Whenever we teach communication skills, we talk about the importance of intention.
One of the first things you see on our website – “Be intentional.”
Obviously, we think that intention is everything. But, in some ways, it’s also nothing.
It is important to be intentional and purposeful in all you do, in how you show up and how you lead. It’s important to think through your actions, and the outcomes you’re aiming for, and respond rather than react. To be clear about where you’re going, so that what you do can help get you there.
But often what really matters is others’ perspectives. Because I can have the best intentions – and act in a way that is completely aligned with who I am, who I want to be, and how I want to connect with others – and I can still be misunderstood. I can still annoy or upset you. What I do can backfire.
At that point, what matters is to find a way past or through the impasse. To find a way to connect and understand each other better. To find a way to align my intention with your perception, or your perception with my intention. To get on the same side of the problem and solve it together.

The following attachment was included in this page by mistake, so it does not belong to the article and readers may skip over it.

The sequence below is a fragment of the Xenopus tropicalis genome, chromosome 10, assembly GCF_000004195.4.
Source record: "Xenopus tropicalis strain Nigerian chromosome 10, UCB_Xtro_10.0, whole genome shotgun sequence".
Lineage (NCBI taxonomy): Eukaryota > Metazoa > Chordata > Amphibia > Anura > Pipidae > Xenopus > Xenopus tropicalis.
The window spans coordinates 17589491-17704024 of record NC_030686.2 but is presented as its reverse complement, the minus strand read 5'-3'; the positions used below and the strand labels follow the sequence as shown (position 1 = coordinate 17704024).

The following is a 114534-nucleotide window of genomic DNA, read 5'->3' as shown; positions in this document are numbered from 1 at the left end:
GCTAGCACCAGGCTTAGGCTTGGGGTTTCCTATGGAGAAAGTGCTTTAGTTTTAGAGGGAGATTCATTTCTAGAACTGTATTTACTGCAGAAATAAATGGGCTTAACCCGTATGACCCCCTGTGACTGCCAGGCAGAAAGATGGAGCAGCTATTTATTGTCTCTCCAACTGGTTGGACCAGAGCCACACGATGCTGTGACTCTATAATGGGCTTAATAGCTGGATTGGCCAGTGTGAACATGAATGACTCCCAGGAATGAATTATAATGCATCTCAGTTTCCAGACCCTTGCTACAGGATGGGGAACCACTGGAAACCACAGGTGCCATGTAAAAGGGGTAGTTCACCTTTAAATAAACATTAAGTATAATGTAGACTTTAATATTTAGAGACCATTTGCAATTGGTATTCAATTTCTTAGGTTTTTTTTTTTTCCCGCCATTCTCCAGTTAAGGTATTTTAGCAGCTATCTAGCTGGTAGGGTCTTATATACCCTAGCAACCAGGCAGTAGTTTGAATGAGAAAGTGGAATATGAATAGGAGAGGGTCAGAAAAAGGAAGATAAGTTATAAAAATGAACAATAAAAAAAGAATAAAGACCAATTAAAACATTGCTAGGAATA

It reminds me of when my kids used to fight, and one of them would classically announce that the other had been the one to act out first. “I don’t care who started it,” I always replied.
The same is true for my clients, and for me when I get stuck in a standoff with someone. “I don’t care who started it,” I remind my clients (or myself). “I don’t care if you had the best of intentions. What you’ve done has blown up, or caused the other person to blow up. Who cares who’s at fault? What do you want to do about it now?”
Sometimes we have to break the impasse. Sometimes we have to admit that our best intentions have caused bad – or even horrific – misunderstandings and repercussions. Sometimes we have to not care if “they” started it and realize that our intentions don’t matter, and do whatever we can to remedy and move forward together.
How do you break the impasse when you’re misunderstood?
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